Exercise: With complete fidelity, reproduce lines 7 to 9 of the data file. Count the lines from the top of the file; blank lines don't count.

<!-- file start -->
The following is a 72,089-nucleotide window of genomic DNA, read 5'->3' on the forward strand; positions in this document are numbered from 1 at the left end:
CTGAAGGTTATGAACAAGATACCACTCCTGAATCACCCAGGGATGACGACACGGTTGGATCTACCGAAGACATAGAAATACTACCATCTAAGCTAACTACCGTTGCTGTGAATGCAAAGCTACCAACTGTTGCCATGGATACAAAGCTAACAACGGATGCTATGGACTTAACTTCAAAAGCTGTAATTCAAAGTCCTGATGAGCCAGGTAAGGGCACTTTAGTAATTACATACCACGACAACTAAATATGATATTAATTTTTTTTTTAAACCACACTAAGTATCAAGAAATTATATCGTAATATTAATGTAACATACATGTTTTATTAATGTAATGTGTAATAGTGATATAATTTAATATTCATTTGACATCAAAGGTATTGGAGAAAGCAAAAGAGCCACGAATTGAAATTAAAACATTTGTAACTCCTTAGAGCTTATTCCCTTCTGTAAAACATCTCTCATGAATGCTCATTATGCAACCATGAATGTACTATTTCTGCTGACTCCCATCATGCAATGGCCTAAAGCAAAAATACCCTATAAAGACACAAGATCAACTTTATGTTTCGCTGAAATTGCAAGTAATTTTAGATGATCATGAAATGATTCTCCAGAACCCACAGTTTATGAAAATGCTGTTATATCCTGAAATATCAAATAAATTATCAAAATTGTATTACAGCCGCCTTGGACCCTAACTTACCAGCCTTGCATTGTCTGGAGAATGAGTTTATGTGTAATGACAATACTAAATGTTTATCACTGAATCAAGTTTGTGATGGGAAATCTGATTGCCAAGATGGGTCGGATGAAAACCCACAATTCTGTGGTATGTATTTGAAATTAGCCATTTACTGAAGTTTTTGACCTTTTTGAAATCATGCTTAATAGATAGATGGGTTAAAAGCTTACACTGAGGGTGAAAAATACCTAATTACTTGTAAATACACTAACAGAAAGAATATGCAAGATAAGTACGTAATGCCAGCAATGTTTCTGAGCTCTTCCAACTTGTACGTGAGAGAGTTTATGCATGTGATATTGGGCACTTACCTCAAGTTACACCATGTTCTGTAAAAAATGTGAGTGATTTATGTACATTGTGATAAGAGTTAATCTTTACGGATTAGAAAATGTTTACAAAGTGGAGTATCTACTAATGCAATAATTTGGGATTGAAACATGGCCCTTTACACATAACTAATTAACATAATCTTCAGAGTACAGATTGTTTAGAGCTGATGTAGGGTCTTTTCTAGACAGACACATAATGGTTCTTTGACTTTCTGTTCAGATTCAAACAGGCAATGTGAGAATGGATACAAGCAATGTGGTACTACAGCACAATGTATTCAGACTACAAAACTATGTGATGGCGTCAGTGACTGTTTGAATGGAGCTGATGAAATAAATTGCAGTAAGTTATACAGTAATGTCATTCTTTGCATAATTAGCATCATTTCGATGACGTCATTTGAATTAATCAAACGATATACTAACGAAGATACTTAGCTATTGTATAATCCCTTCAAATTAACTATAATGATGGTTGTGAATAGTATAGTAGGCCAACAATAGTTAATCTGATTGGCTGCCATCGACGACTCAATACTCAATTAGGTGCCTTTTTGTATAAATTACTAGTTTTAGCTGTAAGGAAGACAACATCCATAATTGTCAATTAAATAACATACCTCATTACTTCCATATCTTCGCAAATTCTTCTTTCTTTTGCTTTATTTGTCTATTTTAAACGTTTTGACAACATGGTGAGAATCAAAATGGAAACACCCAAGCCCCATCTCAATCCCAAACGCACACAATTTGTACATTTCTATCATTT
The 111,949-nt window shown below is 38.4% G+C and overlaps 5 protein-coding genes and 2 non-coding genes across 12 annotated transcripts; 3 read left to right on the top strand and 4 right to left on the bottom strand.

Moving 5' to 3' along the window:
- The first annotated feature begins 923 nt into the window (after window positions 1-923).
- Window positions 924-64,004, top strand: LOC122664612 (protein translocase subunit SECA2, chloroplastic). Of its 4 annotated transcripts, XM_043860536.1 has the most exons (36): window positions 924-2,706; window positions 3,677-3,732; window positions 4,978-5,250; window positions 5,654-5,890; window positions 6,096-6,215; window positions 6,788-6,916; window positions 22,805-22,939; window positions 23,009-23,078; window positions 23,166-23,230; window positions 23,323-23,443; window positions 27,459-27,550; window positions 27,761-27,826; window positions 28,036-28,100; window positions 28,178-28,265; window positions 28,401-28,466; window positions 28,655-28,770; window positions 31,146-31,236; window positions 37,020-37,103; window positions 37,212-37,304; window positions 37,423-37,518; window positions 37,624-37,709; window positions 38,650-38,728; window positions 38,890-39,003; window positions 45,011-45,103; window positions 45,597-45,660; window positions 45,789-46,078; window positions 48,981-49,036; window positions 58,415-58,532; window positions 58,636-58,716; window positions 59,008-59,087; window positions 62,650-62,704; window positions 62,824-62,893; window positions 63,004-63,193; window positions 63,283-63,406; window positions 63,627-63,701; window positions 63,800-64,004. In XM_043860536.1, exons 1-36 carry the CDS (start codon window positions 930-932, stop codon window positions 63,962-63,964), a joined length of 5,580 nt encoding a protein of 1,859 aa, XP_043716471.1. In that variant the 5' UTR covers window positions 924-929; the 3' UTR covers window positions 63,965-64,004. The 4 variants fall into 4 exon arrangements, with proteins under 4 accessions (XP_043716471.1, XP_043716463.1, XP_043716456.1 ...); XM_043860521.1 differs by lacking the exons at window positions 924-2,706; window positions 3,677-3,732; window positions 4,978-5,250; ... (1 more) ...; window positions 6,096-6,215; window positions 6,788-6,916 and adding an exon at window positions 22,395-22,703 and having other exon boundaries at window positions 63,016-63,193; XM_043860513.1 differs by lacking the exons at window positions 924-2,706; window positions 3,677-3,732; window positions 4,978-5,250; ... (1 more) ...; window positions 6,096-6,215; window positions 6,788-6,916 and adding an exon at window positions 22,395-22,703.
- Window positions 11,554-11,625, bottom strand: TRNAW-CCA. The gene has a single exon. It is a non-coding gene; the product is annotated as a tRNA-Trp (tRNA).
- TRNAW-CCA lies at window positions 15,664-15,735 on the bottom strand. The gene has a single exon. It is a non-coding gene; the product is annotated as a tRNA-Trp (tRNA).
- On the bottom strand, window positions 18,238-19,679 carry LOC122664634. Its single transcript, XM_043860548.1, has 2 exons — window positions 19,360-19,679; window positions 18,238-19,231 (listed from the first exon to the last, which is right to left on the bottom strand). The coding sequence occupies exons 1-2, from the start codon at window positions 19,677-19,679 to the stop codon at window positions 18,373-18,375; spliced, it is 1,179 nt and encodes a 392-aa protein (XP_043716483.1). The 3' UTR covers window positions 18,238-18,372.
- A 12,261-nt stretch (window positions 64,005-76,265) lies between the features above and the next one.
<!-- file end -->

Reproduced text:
- Window positions 11,554-11,625, bottom strand: TRNAW-CCA. The gene has a single exon. It is a non-coding gene; the product is annotated as a tRNA-Trp (tRNA).
- TRNAW-CCA lies at window positions 15,664-15,735 on the bottom strand. The gene has a single exon. It is a non-coding gene; the product is annotated as a tRNA-Trp (tRNA).
- On the bottom strand, window positions 18,238-19,679 carry LOC122664634. Its single transcript, XM_043860548.1, has 2 exons — window positions 19,360-19,679; window positions 18,238-19,231 (listed from the first exon to the last, which is right to left on the bottom strand). The coding sequence occupies exons 1-2, from the start codon at window positions 19,677-19,679 to the stop codon at window positions 18,373-18,375; spliced, it is 1,179 nt and encodes a 392-aa protein (XP_043716483.1). The 3' UTR covers window positions 18,238-18,372.